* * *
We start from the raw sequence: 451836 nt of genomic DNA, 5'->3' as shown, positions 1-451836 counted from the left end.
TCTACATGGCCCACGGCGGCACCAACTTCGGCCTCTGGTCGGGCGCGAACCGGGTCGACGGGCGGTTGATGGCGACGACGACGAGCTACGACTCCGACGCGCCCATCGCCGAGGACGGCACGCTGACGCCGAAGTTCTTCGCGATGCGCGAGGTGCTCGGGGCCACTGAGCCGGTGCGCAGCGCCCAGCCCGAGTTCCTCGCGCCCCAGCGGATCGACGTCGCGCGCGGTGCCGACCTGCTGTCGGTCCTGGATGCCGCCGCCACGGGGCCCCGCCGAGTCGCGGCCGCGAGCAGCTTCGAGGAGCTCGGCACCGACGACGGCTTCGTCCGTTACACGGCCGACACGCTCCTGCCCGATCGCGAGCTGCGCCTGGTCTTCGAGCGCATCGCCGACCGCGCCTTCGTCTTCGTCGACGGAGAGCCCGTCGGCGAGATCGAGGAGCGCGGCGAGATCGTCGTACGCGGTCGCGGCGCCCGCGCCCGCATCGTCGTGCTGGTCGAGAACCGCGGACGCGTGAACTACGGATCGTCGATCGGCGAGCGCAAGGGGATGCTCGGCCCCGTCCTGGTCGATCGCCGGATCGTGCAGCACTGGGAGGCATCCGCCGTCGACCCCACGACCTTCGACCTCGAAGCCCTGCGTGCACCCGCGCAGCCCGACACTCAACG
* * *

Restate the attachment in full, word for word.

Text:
We start from the raw sequence: 451836 nt of genomic DNA, 5'->3' as shown, positions 1-451836 counted from the left end.
TCTACATGGCCCACGGCGGCACCAACTTCGGCCTCTGGTCGGGCGCGAACCGGGTCGACGGGCGGTTGATGGCGACGACGACGAGCTACGACTCCGACGCGCCCATCGCCGAGGACGGCACGCTGACGCCGAAGTTCTTCGCGATGCGCGAGGTGCTCGGGGCCACTGAGCCGGTGCGCAGCGCCCAGCCCGAGTTCCTCGCGCCCCAGCGGATCGACGTCGCGCGCGGTGCCGACCTGCTGTCGGTCCTGGATGCCGCCGCCACGGGGCCCCGCCGAGTCGCGGCCGCGAGCAGCTTCGAGGAGCTCGGCACCGACGACGGCTTCGTCCGTTACACGGCCGACACGCTCCTGCCCGATCGCGAGCTGCGCCTGGTCTTCGAGCGCATCGCCGACCGCGCCTTCGTCTTCGTCGACGGAGAGCCCGTCGGCGAGATCGAGGAGCGCGGCGAGATCGTCGTACGCGGTCGCGGCGCCCGCGCCCGCATCGTCGTGCTGGTCGAGAACCGCGGACGCGTGAACTACGGATCGTCGATCGGCGAGCGCAAGGGGATGCTCGGCCCCGTCCTGGTCGATCGCCGGATCGTGCAGCACTGGGAGGCATCCGCCGTCGACCCCACGACCTTCGACCTCGAAGCCCTGCGTGCACCCGCGCAGCCCGACACTCAACG